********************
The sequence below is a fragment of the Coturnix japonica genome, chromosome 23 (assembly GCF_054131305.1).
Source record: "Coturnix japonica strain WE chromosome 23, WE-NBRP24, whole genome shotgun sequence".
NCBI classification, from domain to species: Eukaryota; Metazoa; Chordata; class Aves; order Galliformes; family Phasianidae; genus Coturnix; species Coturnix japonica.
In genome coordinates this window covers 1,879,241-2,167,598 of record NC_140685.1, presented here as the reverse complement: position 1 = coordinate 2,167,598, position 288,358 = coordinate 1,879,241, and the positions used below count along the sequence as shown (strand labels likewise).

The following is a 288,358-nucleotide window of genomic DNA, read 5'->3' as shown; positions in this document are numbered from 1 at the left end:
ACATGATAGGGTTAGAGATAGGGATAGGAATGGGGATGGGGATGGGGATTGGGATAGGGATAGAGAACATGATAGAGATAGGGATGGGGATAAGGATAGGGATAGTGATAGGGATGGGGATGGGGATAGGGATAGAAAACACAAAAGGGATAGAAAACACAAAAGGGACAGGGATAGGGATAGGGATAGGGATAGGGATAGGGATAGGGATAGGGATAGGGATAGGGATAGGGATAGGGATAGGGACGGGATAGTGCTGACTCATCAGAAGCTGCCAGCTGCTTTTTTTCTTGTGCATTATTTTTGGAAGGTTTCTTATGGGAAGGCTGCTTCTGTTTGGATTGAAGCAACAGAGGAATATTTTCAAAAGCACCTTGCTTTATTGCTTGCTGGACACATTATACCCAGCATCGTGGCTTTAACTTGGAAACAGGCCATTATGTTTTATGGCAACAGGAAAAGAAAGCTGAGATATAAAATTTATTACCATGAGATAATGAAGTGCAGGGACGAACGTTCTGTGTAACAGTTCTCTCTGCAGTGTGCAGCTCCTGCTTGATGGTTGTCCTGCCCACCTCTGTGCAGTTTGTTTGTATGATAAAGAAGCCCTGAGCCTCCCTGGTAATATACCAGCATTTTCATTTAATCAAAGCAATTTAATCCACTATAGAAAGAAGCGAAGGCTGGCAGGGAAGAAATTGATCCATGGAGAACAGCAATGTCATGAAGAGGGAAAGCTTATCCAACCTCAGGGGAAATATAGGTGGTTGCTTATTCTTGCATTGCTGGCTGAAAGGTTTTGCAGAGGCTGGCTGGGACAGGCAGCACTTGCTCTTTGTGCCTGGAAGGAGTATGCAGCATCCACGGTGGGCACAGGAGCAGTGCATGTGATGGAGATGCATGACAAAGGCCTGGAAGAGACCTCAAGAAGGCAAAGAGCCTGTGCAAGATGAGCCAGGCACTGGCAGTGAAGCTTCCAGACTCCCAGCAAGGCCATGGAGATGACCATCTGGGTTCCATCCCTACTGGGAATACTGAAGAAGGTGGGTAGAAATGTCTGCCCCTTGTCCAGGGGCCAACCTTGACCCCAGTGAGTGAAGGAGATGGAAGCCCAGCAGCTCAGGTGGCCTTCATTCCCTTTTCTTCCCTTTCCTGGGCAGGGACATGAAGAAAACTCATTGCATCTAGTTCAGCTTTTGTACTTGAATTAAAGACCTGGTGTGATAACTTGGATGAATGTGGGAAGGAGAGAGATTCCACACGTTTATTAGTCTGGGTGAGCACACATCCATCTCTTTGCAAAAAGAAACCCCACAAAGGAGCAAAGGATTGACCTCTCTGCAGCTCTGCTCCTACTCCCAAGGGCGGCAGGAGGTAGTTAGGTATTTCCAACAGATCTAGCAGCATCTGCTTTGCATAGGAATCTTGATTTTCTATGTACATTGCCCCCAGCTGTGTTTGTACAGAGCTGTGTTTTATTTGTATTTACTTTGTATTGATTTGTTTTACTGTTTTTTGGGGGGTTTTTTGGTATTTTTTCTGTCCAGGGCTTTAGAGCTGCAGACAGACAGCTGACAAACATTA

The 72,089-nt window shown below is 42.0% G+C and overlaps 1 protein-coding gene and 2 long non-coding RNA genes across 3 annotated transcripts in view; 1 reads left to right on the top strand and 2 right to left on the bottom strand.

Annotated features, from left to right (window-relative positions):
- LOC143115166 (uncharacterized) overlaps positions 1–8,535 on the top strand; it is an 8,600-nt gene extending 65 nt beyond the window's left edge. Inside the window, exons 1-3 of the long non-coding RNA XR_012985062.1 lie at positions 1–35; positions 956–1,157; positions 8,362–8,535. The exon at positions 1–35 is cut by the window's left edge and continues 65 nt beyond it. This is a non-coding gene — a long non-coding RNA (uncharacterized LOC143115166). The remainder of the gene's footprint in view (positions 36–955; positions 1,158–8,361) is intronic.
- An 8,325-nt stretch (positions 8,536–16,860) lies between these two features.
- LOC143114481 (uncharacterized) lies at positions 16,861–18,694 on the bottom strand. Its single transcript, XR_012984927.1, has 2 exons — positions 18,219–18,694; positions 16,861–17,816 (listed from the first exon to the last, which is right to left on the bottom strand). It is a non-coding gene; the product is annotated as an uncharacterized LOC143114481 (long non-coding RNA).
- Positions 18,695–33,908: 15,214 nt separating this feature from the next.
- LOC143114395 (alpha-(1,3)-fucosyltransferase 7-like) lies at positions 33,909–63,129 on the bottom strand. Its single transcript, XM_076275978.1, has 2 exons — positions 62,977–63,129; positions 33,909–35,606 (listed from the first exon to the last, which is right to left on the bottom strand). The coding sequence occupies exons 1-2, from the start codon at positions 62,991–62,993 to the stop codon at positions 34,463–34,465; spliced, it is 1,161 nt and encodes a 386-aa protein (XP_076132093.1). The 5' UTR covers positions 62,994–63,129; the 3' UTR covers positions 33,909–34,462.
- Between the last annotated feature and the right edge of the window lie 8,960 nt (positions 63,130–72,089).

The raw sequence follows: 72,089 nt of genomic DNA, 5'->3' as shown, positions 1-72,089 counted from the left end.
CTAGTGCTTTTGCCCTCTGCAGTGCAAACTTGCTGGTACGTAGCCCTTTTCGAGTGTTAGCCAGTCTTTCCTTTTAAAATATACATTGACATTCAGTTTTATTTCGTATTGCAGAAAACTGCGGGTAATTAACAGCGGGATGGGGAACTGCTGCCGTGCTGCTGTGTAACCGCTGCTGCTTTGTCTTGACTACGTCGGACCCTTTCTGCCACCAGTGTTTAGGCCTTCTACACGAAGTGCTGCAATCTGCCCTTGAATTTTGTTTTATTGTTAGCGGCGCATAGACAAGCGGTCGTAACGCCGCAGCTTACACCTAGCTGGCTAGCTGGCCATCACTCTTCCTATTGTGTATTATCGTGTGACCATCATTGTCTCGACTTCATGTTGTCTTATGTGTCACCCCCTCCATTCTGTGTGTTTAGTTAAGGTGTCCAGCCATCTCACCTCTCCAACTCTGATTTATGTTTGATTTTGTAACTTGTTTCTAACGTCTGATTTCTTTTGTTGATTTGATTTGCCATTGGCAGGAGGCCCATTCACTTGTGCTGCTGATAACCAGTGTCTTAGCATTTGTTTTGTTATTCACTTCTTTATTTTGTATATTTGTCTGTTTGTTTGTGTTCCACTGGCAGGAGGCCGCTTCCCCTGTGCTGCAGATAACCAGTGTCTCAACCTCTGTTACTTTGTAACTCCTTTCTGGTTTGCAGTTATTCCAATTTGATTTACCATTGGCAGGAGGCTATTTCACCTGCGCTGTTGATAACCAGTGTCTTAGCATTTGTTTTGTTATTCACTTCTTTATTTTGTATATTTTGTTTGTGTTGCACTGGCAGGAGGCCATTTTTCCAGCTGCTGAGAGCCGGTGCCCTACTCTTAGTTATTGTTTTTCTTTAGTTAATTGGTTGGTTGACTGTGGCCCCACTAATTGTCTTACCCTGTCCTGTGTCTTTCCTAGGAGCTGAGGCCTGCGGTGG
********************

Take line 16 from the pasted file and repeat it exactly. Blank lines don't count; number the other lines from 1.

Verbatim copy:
CTAGTGCTTTTGCCCTCTGCAGTGCAAACTTGCTGGTACGTAGCCCTTTTCGAGTGTTAGCCAGTCTTTCCTTTTAAAATATACATTGACATTCAGTTTTATTTCGTATTGCAGAAAACTGCGGGTAATTAACAGCGGGATGGGGAACTGCTGCCGTGCTGCTGTGTAACCGCTGCTGCTTTGTCTTGACTACGTCGGACCCTTTCTGCCACCAGTGTTTAGGCCTTCTACACGAAGTGCTGCAATCTGCCCTTGAATTTTGTTTTATTGTTAGCGGCGCATAGACAAGCGGTCGTAACGCCGCAGCTTACACCTAGCTGGCTAGCTGGCCATCACTCTTCCTATTGTGTATTATCGTGTGACCATCATTGTCTCGACTTCATGTTGTCTTATGTGTCACCCCCTCCATTCTGTGTGTTTAGTTAAGGTGTCCAGCCATCTCACCTCTCCAACTCTGATTTATGTTTGATTTTGTAACTTGTTTCTAACGTCTGATTTCTTTTGTTGATTTGATTTGCCATTGGCAGGAGGCCCATTCACTTGTGCTGCTGATAACCAGTGTCTTAGCATTTGTTTTGTTATTCACTTCTTTATTTTGTATATTTGTCTGTTTGTTTGTGTTCCACTGGCAGGAGGCCGCTTCCCCTGTGCTGCAGATAACCAGTGTCTCAACCTCTGTTACTTTGTAACTCCTTTCTGGTTTGCAGTTATTCCAATTTGATTTACCATTGGCAGGAGGCTATTTCACCTGCGCTGTTGATAACCAGTGTCTTAGCATTTGTTTTGTTATTCACTTCTTTATTTTGTATATTTTGTTTGTGTTGCACTGGCAGGAGGCCATTTTTCCAGCTGCTGAGAGCCGGTGCCCTACTCTTAGTTATTGTTTTTCTTTAGTTAATTGGTTGGTTGACTGTGGCCCCACTAATTGTCTTACCCTGTCCTGTGTCTTTCCTAGGAGCTGAGGCCTGCGGTGG